Published on May 8th, 2013 | by Travis Fahs0
Iron Man 3 – The Official Game Review
Gameloft has been cranking out games based on high-flying superheroes for years now, beginning with their popular Spiderman games, and continuing with last year’s Dark Knight Rises, so it seems reasonable to expect good things from their treatment of the much-anticipated Iron Man 3. Instead, we find yet another reminder of the problems facing the mobile space; a free-to-play “infinite runner” attempting to pair Iron Man’s star power with yet another Temple Run wannabe.
This isn’t to say that Iron Man 3 is a bad game, or even that it doesn’t have any original ideas. Actually, amid the sea of similar games flooding the play store, Gameloft’s title has a few things going for it. As always, the graphics are sharp and on higher end hardware boast some impressive effects, and there’s a huge wealth of unlockable suits and other content to discover, as well as three unique areas, boss encounters, and lots of unique patterns.
The gameplay likewise has a few unique twists on the formula. You careen through the sky rather than running along a road and tilt your device to steer left and right. Unlike most infinite runners, this movement is analog, and you sometimes have to fit through tight spaces very quickly, which can be both frustrating and enjoyable depending on how readable the given scenario is. You also have two weapon capabilities. Holding or sliding your finger fires Iron Man’s classic beam attack, while tapping emits a pulse from the hand. The former feels a bit like Fruit Ninja – complete with “bomb” enemies that need to be avoided – while the latter feels more like a rail shooter. It’s an interesting combination of elements that adds just a pinch of variety to a generally monotonous genre.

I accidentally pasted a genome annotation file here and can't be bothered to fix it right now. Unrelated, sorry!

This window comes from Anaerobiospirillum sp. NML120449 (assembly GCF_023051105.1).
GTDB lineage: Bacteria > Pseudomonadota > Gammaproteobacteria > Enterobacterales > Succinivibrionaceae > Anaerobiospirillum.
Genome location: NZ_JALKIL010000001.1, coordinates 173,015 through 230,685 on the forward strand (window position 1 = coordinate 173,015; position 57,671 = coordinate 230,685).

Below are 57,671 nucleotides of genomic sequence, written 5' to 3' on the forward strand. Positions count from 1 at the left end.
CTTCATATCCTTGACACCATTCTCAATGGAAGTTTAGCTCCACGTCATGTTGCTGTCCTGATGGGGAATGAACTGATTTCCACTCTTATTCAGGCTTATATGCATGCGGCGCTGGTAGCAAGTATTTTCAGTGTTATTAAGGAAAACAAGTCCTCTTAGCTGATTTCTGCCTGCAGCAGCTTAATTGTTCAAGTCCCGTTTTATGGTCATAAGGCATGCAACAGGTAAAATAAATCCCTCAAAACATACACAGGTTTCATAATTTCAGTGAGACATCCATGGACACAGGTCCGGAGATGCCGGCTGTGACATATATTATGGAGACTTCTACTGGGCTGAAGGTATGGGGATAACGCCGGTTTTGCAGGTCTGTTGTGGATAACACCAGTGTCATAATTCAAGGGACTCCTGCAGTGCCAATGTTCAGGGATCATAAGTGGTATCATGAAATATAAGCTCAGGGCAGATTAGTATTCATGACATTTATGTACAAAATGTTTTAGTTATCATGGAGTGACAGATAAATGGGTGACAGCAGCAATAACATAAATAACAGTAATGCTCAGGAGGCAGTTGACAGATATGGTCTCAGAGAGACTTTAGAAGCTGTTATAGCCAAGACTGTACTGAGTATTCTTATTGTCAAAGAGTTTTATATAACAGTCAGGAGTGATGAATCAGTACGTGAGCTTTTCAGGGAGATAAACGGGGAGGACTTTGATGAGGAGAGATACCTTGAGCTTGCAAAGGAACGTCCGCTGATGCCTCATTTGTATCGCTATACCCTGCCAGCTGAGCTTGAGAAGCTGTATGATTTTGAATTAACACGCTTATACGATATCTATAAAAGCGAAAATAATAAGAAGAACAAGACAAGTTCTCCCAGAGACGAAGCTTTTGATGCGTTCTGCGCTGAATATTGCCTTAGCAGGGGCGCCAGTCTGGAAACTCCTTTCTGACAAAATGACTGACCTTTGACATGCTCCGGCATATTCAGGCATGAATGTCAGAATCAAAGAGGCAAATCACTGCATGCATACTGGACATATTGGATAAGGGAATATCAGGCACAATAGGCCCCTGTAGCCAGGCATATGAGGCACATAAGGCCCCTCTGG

The various suits balance the strengths of these attacks differently, and you can upgrade their abilities for some further tweaks. All of these upgrades cost in-game currency, of course, and as usual there are two kinds; one that can be had easily by collecting in-game tokens and completing missions, and another apportioned more sparingly when you level up from gaining experience. Luckily, even the latter is abundant enough early in the game that it’s easy to progress for a while without feeling like you have to pay. There are time-outs for death and upgrades designed to motivate spending of crystals, but they’re so brief I have to wonder why Gameloft even bothered.
None of the free-to-play hooks seem to seriously detract from the gameplay the way they did in Dungeon Hunter 4, but the inclusion of a heavy RPG progression element seems ill-suited to the game at all. Infinite runners are about testing your reflexes and skill, and by making level grinding a major component, you rob the game of one of its largest rewards. On the other hand, these elements allow more casual or less skilled players to continue to make progress based on how much time they put in.
In the context of other infinite runners on the platform, Iron Man 3 is actually an interesting title with some good ideas, combining a few elements from different arcade-style mobile games into a coherent package. Those that find level grinding addictive – and there are certainly those that do – will be especially drawn to this game compared to the more pure challenge of Temple Run. Its biggest sin is just its lack of ambition. Gameloft has made some great games, and Iron Man is a character with so much potential. Iron Man 3 feels small and simple next to its bombastic and flashy cinematic counterpart.
Summary: Iron Man 3 sets out to do what it intends. It’s a decent infinite runner with a couple fresh ideas, but it doesn’t really excel in any way. It’s an average game that you’ll play for a week and quickly forget.